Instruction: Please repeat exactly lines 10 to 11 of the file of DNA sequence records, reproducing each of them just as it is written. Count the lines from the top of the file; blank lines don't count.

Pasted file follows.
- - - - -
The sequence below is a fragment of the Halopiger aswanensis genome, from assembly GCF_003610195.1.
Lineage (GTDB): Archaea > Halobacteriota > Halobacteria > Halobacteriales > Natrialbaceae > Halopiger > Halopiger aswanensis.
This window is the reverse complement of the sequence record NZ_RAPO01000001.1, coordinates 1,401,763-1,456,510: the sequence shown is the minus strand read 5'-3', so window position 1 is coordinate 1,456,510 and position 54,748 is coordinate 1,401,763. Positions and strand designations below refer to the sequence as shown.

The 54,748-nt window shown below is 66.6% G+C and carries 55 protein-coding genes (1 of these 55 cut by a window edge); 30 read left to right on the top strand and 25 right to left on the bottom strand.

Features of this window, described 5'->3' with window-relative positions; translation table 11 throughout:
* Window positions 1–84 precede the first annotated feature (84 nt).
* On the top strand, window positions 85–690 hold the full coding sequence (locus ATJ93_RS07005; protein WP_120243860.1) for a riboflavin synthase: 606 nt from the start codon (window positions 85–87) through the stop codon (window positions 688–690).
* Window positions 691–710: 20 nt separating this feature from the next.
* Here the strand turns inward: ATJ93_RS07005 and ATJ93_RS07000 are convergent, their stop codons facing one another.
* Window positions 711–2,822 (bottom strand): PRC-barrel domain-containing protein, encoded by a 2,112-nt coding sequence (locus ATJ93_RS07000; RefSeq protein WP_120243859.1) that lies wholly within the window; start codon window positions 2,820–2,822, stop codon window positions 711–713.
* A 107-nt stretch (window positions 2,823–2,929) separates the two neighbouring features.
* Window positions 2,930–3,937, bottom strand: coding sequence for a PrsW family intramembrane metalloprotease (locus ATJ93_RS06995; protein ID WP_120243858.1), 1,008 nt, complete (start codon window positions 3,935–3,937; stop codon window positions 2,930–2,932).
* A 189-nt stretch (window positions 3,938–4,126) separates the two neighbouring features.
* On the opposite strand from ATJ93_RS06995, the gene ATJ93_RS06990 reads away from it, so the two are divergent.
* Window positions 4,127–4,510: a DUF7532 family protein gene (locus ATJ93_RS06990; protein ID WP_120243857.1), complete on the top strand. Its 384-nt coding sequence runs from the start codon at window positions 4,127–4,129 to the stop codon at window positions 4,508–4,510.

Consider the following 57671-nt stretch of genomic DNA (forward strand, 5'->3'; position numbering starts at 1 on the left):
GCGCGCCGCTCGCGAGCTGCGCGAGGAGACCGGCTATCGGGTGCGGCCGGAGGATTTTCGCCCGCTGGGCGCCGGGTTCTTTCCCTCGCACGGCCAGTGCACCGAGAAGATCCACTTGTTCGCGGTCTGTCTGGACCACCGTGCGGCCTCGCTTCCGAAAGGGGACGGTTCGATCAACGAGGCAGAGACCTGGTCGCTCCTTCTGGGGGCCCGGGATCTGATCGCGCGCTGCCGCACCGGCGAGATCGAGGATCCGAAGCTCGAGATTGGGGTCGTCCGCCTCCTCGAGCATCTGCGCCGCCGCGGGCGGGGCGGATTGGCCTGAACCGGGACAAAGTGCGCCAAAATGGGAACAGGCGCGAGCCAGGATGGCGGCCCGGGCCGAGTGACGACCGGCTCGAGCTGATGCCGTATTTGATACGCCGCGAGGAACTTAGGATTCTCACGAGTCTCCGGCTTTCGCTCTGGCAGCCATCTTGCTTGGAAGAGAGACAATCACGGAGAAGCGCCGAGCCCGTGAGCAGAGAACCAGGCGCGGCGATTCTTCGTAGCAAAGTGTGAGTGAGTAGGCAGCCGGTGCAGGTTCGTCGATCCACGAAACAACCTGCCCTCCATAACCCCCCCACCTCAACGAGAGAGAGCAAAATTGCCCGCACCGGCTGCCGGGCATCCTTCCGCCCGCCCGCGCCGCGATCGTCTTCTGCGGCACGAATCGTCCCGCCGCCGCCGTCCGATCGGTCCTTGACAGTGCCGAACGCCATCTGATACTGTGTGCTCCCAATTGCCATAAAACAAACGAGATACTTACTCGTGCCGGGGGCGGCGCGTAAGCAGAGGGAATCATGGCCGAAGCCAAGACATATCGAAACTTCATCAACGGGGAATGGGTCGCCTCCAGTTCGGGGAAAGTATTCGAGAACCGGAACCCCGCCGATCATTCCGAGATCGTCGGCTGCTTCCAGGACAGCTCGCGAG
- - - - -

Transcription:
* Window positions 711–2,822 (bottom strand): PRC-barrel domain-containing protein, encoded by a 2,112-nt coding sequence (locus ATJ93_RS07000; RefSeq protein WP_120243859.1) that lies wholly within the window; start codon window positions 2,820–2,822, stop codon window positions 711–713.
* A 107-nt stretch (window positions 2,823–2,929) separates the two neighbouring features.